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How To Claim Back Overpaid Tax

By: J.A.J Aaronson - Updated: 2 Sep 2012 | comments*Discuss
 
Claim Back Claiming Overpaid Tax Over

Pay As You Earn, or PAYE, was introduced with the intention of simplifying the tax paying process. By and large it works effectively, but on occasion individuals are taxed more than they should be. Reclaiming your overpaid tax is relatively easy and, although the repayment may take some time, you will eventually get your money back.

If You Are Employed

The method by which you reclaim overpaid tax will depend on your employment status. If you are employed, the process is remarkably simple. You should ask your employer for details of their Tax Office, and contact the them directly. You will need to explain why you think you have paid too much tax, and they may require you to forward documentary evidence or details of your employment. If your claim is upheld, your refund will simply be added to your wages. It should be noted that, in the event of a refund, you may also be given a new tax code. Information on understanding your tax code is available in our article What Is My Tax Code? on this site.

Benefit Claimants

If you are claiming a taxable benefit, including Jobseeker's Allowance or the taxable Incapacity Benefit, you will require your P45 form. Jobcentre Plus will be able to help you with your tax refund, but you will need to provide them with parts 2 and 3 of the P45 form. The date on which you receive your refund will depend on your circumstances. If you are receiving taxable Incapacity Benefit, you will be refunded after the following 5 April. If you are claiming Jobseeker's Allowance, you will receive your refund when you stop claiming, or on the 5 April following your application for a refund, depending on which comes first. If, on the other hand, you re-enter work within four weeks of your claim, your refund will simply be added to your wages.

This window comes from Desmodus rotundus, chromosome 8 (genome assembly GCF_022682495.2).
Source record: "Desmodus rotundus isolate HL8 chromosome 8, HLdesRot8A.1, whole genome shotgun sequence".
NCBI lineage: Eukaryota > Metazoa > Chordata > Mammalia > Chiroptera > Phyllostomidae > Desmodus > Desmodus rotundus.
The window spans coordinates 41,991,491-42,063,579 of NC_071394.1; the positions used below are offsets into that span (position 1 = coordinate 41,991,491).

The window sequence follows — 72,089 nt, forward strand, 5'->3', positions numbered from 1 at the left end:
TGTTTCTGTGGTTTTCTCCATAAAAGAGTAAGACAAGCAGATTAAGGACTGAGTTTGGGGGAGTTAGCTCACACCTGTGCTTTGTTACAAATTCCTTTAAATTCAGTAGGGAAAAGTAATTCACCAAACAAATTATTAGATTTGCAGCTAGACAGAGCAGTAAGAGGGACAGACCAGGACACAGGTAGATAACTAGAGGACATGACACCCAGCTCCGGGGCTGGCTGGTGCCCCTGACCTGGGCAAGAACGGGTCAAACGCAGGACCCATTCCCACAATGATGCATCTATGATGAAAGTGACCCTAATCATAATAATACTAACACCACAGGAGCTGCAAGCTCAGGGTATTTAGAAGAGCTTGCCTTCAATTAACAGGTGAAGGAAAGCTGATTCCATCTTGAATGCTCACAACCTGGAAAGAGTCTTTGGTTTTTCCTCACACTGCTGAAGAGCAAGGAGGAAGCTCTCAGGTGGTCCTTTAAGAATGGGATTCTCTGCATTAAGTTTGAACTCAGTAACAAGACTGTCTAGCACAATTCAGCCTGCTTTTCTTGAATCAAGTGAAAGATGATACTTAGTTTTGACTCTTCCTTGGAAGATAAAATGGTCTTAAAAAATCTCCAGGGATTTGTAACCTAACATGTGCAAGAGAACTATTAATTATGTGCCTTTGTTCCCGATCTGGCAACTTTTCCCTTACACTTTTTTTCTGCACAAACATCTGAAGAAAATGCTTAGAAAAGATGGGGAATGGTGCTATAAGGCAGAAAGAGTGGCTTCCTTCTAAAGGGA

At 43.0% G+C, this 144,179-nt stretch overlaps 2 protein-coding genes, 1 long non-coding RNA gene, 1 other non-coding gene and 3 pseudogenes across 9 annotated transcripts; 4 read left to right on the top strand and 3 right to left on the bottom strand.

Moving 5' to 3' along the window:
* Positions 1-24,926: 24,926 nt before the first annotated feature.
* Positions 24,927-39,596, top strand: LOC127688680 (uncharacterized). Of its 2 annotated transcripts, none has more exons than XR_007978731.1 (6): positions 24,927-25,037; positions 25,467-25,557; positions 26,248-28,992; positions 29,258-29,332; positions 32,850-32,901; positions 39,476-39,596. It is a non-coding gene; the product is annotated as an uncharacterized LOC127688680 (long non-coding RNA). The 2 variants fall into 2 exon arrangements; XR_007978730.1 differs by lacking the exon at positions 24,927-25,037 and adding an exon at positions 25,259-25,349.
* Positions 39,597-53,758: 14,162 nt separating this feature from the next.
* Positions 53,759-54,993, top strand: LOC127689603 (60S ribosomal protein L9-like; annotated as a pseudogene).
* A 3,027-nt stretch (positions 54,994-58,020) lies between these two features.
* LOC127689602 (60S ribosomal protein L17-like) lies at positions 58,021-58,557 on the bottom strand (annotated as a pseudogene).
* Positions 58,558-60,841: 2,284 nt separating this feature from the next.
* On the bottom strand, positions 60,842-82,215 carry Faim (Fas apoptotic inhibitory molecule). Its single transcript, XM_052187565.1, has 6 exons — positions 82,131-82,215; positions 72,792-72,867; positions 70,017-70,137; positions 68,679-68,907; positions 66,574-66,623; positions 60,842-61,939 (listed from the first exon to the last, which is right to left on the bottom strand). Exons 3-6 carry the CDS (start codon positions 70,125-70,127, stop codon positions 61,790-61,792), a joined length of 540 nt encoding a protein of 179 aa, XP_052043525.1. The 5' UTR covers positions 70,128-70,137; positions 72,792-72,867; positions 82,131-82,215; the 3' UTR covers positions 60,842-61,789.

Retired or Unemployed

If you are retired, or have been unemployed for more than four weeks, the process is different again. In these cases, you will require form P50, which you will need to fill in and send, along with parts 2 and 3 of the P45 form, to your Tax Office. If your claim is upheld, you will be sent a cheque from the Office.

Self Assessment

If you are a Self Assessment taxpayer, the process is slightly more complicated. If you are making a claim concerning a tax return filed less than a year ago on which you made an error, you should simply write to your Tax Office explaining the situation. If, however, the claim relates to a return that was filed more than a year previously, you will have to follow a different procedure.

If you filed a return in the relevant year, you should inform your Tax Office in writing that you wish to claim error or mistake relief. Your tax affairs for that year will then be examined by HM Revenue and Customs (HMRC), and a payment may or may not be made. If you did not file a return in that year, the payment process will be quicker as HMRC will not examine your other affairs.

Receiving a repayment can be a lengthy process, but claiming should not be. Given that the benefits can be significant, you should consider making a claim if you think you have paid too much tax.

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